For as far back as I can remember I have associated stately hollyhocks with my childhood homes in Kentucky. I spent a lot of time with my grandmother, and hollyhocks were her lifelong favorite. Recently a cousin sent me an old black and white photo of grandma–circa 1940’s–and in the background of the photo were hollyhocks, standing regally against the weathered clapboard of her house.
Grandma grew hundreds of hollyhocks on the rocky hillside of “Pea Ridge.” A forest of them towered over me as a child. I marked their progression upwards with each weekly visit.
And though hollyhocks generally love full sun, grandma’s hollyhocks grew to gigantic proportions–or so it seemed to a small boy–in the partial shade of a giant elm. The secret was her soil—dark earth amended through the years by countless buckets of chicken manure. It also helped that the hollyhocks were “out back” of the kitchen door, where grandma tossed a dishpan of water after each use.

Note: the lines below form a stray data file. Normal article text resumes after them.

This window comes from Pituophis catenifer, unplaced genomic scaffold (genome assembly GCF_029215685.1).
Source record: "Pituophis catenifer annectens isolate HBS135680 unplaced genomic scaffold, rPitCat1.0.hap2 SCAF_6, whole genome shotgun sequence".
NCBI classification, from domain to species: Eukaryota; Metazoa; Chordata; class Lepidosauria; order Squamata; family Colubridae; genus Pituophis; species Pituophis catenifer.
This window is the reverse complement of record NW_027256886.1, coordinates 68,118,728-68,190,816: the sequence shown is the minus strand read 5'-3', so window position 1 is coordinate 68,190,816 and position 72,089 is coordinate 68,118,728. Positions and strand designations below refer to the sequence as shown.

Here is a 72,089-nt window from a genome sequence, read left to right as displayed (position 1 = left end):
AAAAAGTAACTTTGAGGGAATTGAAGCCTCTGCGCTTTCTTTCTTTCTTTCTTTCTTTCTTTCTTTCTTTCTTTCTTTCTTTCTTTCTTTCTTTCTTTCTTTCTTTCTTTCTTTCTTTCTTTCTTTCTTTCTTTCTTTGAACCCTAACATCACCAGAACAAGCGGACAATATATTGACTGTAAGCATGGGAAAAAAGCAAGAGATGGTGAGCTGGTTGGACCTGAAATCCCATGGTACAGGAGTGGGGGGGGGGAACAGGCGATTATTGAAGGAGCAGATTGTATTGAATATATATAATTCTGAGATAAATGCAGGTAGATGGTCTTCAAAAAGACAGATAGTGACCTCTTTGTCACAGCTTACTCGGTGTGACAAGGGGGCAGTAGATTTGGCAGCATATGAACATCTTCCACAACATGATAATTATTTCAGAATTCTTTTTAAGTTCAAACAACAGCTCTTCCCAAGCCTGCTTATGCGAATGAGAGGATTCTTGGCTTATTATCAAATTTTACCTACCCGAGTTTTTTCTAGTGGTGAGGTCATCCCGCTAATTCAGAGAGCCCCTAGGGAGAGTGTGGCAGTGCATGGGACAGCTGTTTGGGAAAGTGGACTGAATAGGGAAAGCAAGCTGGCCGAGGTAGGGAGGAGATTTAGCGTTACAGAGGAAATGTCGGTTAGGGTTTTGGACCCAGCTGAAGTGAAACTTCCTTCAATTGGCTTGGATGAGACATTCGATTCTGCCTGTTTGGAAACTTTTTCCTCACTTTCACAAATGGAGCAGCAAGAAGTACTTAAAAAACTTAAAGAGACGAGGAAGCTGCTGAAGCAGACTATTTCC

About the only thing that grandma loved more than her flowers were her hens. The chickens loved nothing more than to dig around the hollyhocks for grubs. When the soil was dusty hens would flop around under the leaves, making low croaking sounds. In a way, the hollyhocks fed the chickens and the chickens fed the hollyhocks.
Grandma has been gone for 30 years, but I cannot pass a clump of lofty hollyhocks without thinking of her, which happens often around here. Hollyhocks along a fence or up against a barn wall are almost a given in the Kentucky countryside. And though many gardeners no longer grow hollyhocks, considering them old-fashioned or not stylish, I smile inside whenever I see them.
Do you associate a particular flower or shrub with a loved one? Please return to My Garden Buddy and enter the conversation. Thanks.
© Wade Kingston